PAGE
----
Anyone who frequently uses Avon Products as much as I have knows that the word fragrance is virtually synonymous with Avon. Hence their own campaign material identifies them as aromatherapy-pretenders. Clearly they are not scamming their customers, since they are selling fragrance products, but their products are not truly aromatherapy products if they have been combined with impure components.
Hence, I am now learning how to search for a good supplier of aromatherapy products. I know I have found a good supplier if they have no problem providing me with a list of ingredients upon request. Some suppliers do not want their product copied, so it is understandable that some labels might not list ingredients, but if they will not tell you the ingredients, you may need to find another product and supplier who is more cooperative. What if your health issues make using certain essential oils detrimental for your health.
Learning what essential oils I may need to avoid and then finding a supplier willing to identify the blend they have used will be part of my educational process from here on out.
A Beginner's Journey
Now that I am beginning to understand how much I do not know about aromatherapy, I am looking forward to obtaining my first PURE aromatherapy products and using them in the way they are designed to be used. After I purchase my essential oils I look forward to finding the right soap and foaming bubble bath.
Finding the right scent will not prove to be too challenging, as I have never had much trouble in determining what relaxes me and what energizes me.
If my perfumed fragrances energized me, I can't wait to feel what pure aromatherapy products do for me, as I learn to use them correctly.
Aromatherapy and MS Fatigue
Thus far I have read about this list for fatigue, exhaution, and burnout:
Basil, Bergamot, Black Pepper, Clary sage, Cypress, Frankincense, Ginger, Grapefruit, Helichrysum, Jasmine, Lemon, Patchouli, Peppermint, Rosemary, Sandlewood, Vetiver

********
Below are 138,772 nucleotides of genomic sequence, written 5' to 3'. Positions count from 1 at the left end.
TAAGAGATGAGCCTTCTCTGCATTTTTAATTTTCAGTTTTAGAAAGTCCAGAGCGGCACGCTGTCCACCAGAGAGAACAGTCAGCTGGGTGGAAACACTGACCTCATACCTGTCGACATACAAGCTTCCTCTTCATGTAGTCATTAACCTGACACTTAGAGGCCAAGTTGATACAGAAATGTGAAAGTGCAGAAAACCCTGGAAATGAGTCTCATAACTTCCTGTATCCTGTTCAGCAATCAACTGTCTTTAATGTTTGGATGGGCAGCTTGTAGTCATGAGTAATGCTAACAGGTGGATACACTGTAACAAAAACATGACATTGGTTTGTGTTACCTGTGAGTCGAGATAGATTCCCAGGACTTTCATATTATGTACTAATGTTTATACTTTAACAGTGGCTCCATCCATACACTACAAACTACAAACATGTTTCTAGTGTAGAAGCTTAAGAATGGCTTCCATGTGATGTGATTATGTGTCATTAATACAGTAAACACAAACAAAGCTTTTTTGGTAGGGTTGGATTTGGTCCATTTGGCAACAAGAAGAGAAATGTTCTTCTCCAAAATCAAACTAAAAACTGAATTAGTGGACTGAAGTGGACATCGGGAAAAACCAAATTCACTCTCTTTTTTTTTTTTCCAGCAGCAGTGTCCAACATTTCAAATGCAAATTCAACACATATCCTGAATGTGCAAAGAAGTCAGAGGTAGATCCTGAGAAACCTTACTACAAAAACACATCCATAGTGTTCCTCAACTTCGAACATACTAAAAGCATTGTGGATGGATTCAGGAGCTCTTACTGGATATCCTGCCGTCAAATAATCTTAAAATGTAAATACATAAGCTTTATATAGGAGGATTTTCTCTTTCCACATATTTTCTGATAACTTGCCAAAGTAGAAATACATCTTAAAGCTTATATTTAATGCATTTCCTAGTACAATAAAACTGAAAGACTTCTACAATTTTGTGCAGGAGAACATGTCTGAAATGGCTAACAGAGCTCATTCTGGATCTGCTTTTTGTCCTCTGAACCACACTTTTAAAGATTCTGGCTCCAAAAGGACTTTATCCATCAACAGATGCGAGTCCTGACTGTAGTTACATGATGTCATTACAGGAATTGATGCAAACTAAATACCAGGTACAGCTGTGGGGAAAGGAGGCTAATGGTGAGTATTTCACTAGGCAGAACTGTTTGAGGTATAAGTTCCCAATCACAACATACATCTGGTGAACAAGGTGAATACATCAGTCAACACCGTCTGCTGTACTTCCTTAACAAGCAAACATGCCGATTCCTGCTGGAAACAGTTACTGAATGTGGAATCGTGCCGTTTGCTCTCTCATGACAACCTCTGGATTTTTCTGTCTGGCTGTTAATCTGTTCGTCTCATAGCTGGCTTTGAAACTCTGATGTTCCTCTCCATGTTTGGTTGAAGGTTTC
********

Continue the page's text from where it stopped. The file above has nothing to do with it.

So much to learn . . . so little time, but I will anxiously endeavor to learn about these essential oils as far as combating my MS fatigue is concerned. I believe it will be well worth my while. Besides, learning new things has always been fun for me!
I will be interested in finding proof of the benefits of aromatherapy. Seems to me that there should be more available as to the benefits than anecdotal experiences. I can't imagine not being able to find studies, double blind clinical trials, and the like, which will detail the effectiveness of such products and which will stand up to close scrutiny.
Spending time investigating everything I take in regard to treating my Multiple Sclerosis, has taught me to take the time to investigate anything that affects my health in anyway. So I look forward to detailing my finding as to scientific proof where aromatherapy is concerned. Seems logical that given the popularity of such alternative treatments, proof of the effectiveness should be discernible.
Please share your knowledge about any studies you are aware of involving alternative medicine as I begin to conduct my own Internet search.